Film: Punch-Drunk Love

The cast/crew bit: written & directed by Paul Thomas Anderson, starring Adam Sandler & Emily Watson

The ten-word synopsis: Shakey but pleasant man experiences love, threat, disappointment and anger

Jack and Jill is a movie with stupidity so deeply engrained in it’s DNA that even if the Deoxyribonucleic acid could think itself, it wouldn’t work out that it had a double-helix structure. That’s My Boy is a film so painful to watch that the NHS had to begin employing expertsin diagnosing ‘Adam Sandler fever’- A condition that makes you want to bash yourself over the head repeatedly until A). you die or B). the film is over. Most patients claim A is preferable under the circumstances. Basically, if you hate Adam Sandler, you’re more than entitled to do so. However, before you go off on any rants about what a hateful human being he is, (As I for one certainly have done in past) you’re probably best watching Punch-Drunk Love, a movie so good you’ll almost forgive Sandler for his apocalyptically bad career.

The worst bit is, Sandler is actually really good in his. No longer doing stupid OTT voices whilst reading crass, witless lines with appalling delivery, Sandler instead gives a really under-played performance, as a quiet, shy, retiring man, the kind you can’t help but feel for. His body language and slight stutter are alarmingly affective in allowing us to warm to a man I normally find off-putting the moment I see his face. This is Sandlers’ Truman Show- the film where he shows he can do more than his given shtick, just as Carrey did when he left the big rubbery-face act behind. And while we’re still waiting for his Eternal Sunshine of the Spotless Mind, it’d be wrong not to cherish Sandlers’ performance as Barry Egan, a good, honest man. Things never quite go Barry’s way, and no matter how much people try to help him, he never finds himself in a position in which he’ll accept their help. It’s the story of a lonely man who slowly comes to accept the company of others.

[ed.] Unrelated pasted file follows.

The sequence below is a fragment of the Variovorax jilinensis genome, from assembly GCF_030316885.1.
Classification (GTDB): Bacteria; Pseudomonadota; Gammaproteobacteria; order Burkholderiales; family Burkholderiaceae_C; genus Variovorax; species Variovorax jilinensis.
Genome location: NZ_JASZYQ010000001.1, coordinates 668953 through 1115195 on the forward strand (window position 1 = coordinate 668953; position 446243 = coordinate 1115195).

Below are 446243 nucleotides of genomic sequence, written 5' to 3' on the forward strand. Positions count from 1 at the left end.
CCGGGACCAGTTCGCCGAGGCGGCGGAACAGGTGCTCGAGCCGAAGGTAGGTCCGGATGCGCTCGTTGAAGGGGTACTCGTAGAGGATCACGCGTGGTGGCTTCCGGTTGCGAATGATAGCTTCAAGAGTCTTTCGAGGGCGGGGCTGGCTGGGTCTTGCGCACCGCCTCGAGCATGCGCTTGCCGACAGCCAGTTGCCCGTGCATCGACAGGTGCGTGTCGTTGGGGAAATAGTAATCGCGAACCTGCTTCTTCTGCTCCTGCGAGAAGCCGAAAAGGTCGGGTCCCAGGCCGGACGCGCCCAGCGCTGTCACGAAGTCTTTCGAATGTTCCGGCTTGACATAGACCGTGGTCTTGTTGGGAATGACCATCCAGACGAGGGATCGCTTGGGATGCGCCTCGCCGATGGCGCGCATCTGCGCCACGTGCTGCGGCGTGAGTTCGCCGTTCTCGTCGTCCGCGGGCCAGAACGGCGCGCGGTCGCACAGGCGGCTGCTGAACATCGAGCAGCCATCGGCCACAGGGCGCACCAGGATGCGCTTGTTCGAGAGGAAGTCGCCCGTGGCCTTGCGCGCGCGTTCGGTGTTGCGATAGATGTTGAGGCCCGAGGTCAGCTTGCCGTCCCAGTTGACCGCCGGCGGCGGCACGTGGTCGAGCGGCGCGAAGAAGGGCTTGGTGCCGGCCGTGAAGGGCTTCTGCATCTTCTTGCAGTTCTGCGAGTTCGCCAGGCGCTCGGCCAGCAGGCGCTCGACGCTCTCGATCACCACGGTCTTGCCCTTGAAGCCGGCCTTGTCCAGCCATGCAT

Opposite him is Emily Watson as the woman who coaxes him out. She’s also terrific, and her contribution should not be lost amongst the plaudits given to Sandler and writer/director Paul Thomas Anderson. Anderson’s script is slow, and purposeful, with constant random events happening, but never, ever will you question them. It’s remarkably watchable. Often, nothing is happening, and then very little will happen, then nothing will happen again, but it’s just so engaging. His direction has a sharpness about it- the panning of the shots, the editing, the little nuances of the individual characters… He’s a master of making a film plod along at whatever tempo he feels it should without it ever growing dull.

The plot isn’t substantial enough for it to deserve to impact on your watching of the movie, and you’re probably best off knowing nothing about the events of the film, and just enjoying them as they unfold. The film is essentially a collection of moments. It bleeds, fluently, from one to the next, with transitions so smooth you can’t help but want to stroke them. It doesn’t make all that much sense, but then that’s part of the charm. And this is a film brimming with charm.

I don’t want to linger on Sandler, because I’ve forgiven him for his career. I don’t want to linger on the plot, in case I spoil it. I don’t really want to say any more about this film other than it is up there amongst the greatest romcoms you shall ever see, and it is oh so worth seeing. Forget it’s an Adam Sandler film. Leave behind your inhibitions. You won’t regret it. It’s a film so loving, so charming, so well-crafted that it cancels out Jack and Jill and That’s My Boy, and all manner of other stupid, infantile tripe from the memory. It’s Sandler’s crowning glory.

8 harmoniums out of 10

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One thought on “Film: Punch-Drunk Love

  1. Pingback: EverBirdd’s Top 10 Films of the Year | EverBirdd

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